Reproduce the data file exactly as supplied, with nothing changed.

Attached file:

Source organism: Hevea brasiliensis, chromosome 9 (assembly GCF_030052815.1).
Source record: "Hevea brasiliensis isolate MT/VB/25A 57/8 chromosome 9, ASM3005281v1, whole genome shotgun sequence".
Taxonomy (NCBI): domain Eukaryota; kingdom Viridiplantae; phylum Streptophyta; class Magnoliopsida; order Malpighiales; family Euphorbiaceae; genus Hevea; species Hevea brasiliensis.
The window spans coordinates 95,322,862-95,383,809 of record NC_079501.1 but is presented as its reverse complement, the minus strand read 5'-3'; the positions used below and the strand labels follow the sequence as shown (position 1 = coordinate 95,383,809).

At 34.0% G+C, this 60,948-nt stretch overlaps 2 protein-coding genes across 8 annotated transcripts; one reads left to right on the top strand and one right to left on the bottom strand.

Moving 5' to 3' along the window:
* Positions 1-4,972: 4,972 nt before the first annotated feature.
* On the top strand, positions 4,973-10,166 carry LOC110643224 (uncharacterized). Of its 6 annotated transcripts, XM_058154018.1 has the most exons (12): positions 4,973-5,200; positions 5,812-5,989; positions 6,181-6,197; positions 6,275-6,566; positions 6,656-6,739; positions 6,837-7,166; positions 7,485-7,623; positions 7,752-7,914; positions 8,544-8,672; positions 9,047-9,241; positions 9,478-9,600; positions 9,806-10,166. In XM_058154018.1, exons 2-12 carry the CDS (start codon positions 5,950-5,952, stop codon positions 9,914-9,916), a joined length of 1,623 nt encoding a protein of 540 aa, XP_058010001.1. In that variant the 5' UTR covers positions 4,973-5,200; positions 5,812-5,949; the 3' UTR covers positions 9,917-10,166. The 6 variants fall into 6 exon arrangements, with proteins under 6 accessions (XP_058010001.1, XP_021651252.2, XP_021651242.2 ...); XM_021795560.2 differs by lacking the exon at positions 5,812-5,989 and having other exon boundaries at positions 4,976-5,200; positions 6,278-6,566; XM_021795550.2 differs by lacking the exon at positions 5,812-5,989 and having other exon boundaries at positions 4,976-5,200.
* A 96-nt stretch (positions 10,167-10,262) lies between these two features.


Source organism: Hevea brasiliensis, chromosome 9 (assembly GCF_030052815.1).
Source record: "Hevea brasiliensis isolate MT/VB/25A 57/8 chromosome 9, ASM3005281v1, whole genome shotgun sequence".
Taxonomy (NCBI): domain Eukaryota; kingdom Viridiplantae; phylum Streptophyta; class Magnoliopsida; order Malpighiales; family Euphorbiaceae; genus Hevea; species Hevea brasiliensis.
The window spans coordinates 95,322,862-95,383,809 of record NC_079501.1 but is presented as its reverse complement, the minus strand read 5'-3'; the positions used below and the strand labels follow the sequence as shown (position 1 = coordinate 95,383,809).

At 34.0% G+C, this 60,948-nt stretch overlaps 2 protein-coding genes across 8 annotated transcripts; one reads left to right on the top strand and one right to left on the bottom strand.

Moving 5' to 3' along the window:
* Positions 1-4,972: 4,972 nt before the first annotated feature.
* On the top strand, positions 4,973-10,166 carry LOC110643224 (uncharacterized). Of its 6 annotated transcripts, XM_058154018.1 has the most exons (12): positions 4,973-5,200; positions 5,812-5,989; positions 6,181-6,197; positions 6,275-6,566; positions 6,656-6,739; positions 6,837-7,166; positions 7,485-7,623; positions 7,752-7,914; positions 8,544-8,672; positions 9,047-9,241; positions 9,478-9,600; positions 9,806-10,166. In XM_058154018.1, exons 2-12 carry the CDS (start codon positions 5,950-5,952, stop codon positions 9,914-9,916), a joined length of 1,623 nt encoding a protein of 540 aa, XP_058010001.1. In that variant the 5' UTR covers positions 4,973-5,200; positions 5,812-5,949; the 3' UTR covers positions 9,917-10,166. The 6 variants fall into 6 exon arrangements, with proteins under 6 accessions (XP_058010001.1, XP_021651252.2, XP_021651242.2 ...); XM_021795560.2 differs by lacking the exon at positions 5,812-5,989 and having other exon boundaries at positions 4,976-5,200; positions 6,278-6,566; XM_021795550.2 differs by lacking the exon at positions 5,812-5,989 and having other exon boundaries at positions 4,976-5,200.
* A 96-nt stretch (positions 10,167-10,262) lies between these two features.